Roderick Boone is a sports reporter covering the New York Jets. He began his Newsday career covering college
SAN FRANCISCO - Kevin Garnett was chatting with Glen "Big Baby" Davis the other day, staying in touch with his former Celtics teammate as he usually does, when he got some surprising news.
"I didn't even know Orlando bought him out," Garnett said Saturday. "It was just by coincidence that we were on the phone and he was going through it the same day. And that's how I found out."
Garnett quickly started to recruit the 6-9, 289-pound Davis, trying to get the seven-year pro to join the Nets and beef up their front line. Davis is expected to clear waivers Monday and the Nets and Clippers are vying for his services, making it essentially a battle of dueling pitches between Garnett and their former Celtics coach, Doc Rivers.
"I guess Baby's a hot commodity right now," Garnett said. "But I do think that he can help us. I think his basketball I.Q. fits into what we do here. He's a talker, he communicates, he understands, he knows championship basketball. So yeah, I think he can definitely help us."
Davis, who averaged 12.1 points and 6.3 rebounds in 45 games with the Magic this season, has an offensive skill set that could benefit the Nets. They're in dire need of another big body and typically are outplayed by teams that employ a traditional power forward-center tandem.
Davis' ability to get it done in the paint, clean the glass and nail jumpers from outside the lane make him a nice complementary piece.
With Garnett and Rivers having been in Davis' ear, it'll be interesting to see whose courtship wins out.
"I've been around those two guys for a few years, and based on their relationships, Doc's relationship with Big Baby and Kevin's relationship with Big Baby, I would say they've both had some up-and-down moments with Big Baby," former Celtic Paul Pierce said with a laugh. "But hopefully Big Baby favors Kevin as a friend in this one."
In a sense, Garnett is almost like a Silicon Valley millionaire who's made his fortune in the stock market. As soon as he opens his mouth and starts offering free advice, everyone's ears perk up.
"He's very convincing," Pierce said. "When he talks, people tend to listen, and the situation with Big Baby, he was like Kevin's little brother. I mean, he wasn't just a teammate. They are really close and we all share a relationship and a bond with guys that you win a championship [with]. But in their situation, they were really close."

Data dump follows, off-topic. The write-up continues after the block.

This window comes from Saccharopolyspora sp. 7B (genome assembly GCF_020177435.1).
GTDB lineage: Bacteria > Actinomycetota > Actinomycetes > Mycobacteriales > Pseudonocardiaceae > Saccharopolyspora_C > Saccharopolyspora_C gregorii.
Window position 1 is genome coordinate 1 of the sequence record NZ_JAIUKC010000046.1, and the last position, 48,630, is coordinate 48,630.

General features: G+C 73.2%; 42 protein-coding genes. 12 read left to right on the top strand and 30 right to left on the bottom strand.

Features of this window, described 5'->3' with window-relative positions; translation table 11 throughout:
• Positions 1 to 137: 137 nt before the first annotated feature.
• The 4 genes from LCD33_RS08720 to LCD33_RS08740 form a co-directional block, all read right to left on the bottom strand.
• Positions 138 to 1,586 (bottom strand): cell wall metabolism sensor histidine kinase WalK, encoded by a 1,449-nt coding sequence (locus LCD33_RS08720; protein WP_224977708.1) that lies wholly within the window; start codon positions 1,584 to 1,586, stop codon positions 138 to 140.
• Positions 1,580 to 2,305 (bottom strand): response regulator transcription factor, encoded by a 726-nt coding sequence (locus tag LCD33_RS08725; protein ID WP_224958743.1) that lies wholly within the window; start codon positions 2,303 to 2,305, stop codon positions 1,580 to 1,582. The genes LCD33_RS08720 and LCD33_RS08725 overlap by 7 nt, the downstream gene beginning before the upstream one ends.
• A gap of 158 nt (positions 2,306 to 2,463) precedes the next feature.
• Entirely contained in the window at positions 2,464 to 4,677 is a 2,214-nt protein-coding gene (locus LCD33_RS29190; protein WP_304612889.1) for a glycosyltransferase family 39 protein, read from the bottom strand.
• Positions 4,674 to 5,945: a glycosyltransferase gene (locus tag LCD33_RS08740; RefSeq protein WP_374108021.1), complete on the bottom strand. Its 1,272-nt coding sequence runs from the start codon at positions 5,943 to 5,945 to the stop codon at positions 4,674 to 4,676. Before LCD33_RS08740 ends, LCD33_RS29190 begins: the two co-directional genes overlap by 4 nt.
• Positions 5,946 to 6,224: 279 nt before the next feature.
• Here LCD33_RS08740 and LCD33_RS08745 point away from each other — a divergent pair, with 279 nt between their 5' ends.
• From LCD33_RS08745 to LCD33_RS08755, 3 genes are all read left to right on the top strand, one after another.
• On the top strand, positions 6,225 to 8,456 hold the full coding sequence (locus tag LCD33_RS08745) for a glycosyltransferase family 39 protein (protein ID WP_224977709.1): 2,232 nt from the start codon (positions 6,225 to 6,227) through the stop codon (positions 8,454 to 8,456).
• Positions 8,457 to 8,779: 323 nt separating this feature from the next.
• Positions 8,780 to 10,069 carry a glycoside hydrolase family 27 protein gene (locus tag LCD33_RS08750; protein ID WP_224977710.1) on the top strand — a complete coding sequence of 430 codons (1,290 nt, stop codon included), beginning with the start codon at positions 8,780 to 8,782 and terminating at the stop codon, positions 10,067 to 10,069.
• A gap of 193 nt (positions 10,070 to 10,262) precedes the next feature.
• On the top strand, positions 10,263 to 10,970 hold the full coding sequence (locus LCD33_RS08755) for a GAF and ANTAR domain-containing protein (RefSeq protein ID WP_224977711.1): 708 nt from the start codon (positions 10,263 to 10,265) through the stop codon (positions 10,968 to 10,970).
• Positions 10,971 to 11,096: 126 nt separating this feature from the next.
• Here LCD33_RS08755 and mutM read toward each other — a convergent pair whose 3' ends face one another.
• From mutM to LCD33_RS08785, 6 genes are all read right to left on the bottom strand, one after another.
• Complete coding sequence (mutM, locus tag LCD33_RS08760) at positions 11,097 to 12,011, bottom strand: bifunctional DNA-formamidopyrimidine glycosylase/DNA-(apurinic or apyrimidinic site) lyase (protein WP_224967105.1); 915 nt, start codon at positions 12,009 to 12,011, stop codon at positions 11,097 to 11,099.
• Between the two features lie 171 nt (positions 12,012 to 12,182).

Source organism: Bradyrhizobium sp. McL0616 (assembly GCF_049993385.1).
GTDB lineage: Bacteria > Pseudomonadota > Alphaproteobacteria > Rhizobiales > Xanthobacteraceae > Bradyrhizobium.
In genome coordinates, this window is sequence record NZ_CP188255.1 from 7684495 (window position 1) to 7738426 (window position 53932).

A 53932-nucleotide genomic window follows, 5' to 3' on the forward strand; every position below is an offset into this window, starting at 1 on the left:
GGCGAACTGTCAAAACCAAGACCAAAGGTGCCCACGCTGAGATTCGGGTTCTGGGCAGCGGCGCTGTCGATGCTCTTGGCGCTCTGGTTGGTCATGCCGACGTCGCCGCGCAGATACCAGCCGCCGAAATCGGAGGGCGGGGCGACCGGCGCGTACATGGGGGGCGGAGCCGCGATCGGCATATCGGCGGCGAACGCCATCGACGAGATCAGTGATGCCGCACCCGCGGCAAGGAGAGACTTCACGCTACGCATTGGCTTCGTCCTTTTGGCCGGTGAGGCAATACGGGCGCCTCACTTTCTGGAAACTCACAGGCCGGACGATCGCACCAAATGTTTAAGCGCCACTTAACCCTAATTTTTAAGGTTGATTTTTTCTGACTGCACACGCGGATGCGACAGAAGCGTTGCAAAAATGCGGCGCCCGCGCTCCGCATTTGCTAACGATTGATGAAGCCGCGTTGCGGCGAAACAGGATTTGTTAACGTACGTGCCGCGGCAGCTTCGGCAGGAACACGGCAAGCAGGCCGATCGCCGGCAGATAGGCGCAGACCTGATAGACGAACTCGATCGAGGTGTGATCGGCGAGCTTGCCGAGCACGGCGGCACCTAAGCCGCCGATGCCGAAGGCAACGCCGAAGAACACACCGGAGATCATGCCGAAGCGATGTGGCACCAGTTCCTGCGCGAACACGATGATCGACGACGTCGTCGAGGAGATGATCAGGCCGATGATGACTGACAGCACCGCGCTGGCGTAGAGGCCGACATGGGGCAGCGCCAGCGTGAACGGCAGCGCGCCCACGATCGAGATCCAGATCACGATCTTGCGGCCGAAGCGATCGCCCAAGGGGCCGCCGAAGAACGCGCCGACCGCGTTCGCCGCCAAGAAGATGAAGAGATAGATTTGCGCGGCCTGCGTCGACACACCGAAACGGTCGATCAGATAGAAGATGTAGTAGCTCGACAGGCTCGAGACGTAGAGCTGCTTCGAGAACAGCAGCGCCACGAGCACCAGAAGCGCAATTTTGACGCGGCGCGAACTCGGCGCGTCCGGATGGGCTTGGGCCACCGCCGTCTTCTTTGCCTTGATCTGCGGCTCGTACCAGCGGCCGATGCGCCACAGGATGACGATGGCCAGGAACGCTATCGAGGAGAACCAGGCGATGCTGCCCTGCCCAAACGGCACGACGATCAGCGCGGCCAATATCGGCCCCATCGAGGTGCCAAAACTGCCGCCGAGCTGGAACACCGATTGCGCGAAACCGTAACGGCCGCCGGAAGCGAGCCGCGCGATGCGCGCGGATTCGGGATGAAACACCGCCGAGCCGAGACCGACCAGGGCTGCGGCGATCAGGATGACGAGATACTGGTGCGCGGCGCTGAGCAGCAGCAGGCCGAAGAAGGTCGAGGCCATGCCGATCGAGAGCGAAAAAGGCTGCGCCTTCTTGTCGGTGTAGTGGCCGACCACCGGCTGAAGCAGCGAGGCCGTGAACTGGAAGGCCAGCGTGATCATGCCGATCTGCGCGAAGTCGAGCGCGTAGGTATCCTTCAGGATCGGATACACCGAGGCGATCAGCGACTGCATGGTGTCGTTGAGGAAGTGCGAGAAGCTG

Should Davis elect to go elsewhere, Jason Collins remains a fallback option. Garnett is one of many Nets who have played with Collins; they were Celtics teammates last season. Garnett said Collins' game has some similarities to Davis' game, although he "probably doesn't have the distance and the same skill level."
Still, Garnett would be on board with the Nets signing Collins, even if it would bring added attention. He'd be the first openly gay athlete to play in one of this nation's top four professional sports leagues.
"I'm sure the distractions will be just that: distractions," Garnett said. "But I don't think there will be issues. We are all men here. We all understand. We are professionals. We know how to coincide with one another, which is very important when dealing with distractions."
Either way, the Nets can't go much longer without bringing in some reinforcements down low.
"I think whether it's Jason Collins or Big Baby, I think the added depth would really benefit us," Pierce said, "especially since we struggle against these really big teams, such as the Detroits, Indianas of the world. And I just think adding a big body will help us in that department and help us rebounding-wise and defensively."
KG minutes watch
Don't expect Garnett's minutes to increase in the Nets' final 30 games or in the postseason, if they get there.
So says Jason Kidd.
Garnett is averaging a career-low 21.3 minutes per game, down more than eight minutes from the 29.7 he averaged during his final season in Boston. Kidd also has sat him out of six games strictly for rest purposes. When he's not on the floor, the Nets' defensive intensity sags. When he's not in the building, they seem to lack emotion.
But Kidd apparently has no plans to extend Garnett's court time anytime soon.
"He's a veteran guy. He understands," Kidd said. "But for minutes, it's not for us to give him more minutes. It's hopefully for us to take minutes away so we are playing at a high level and we don't have to wear him out."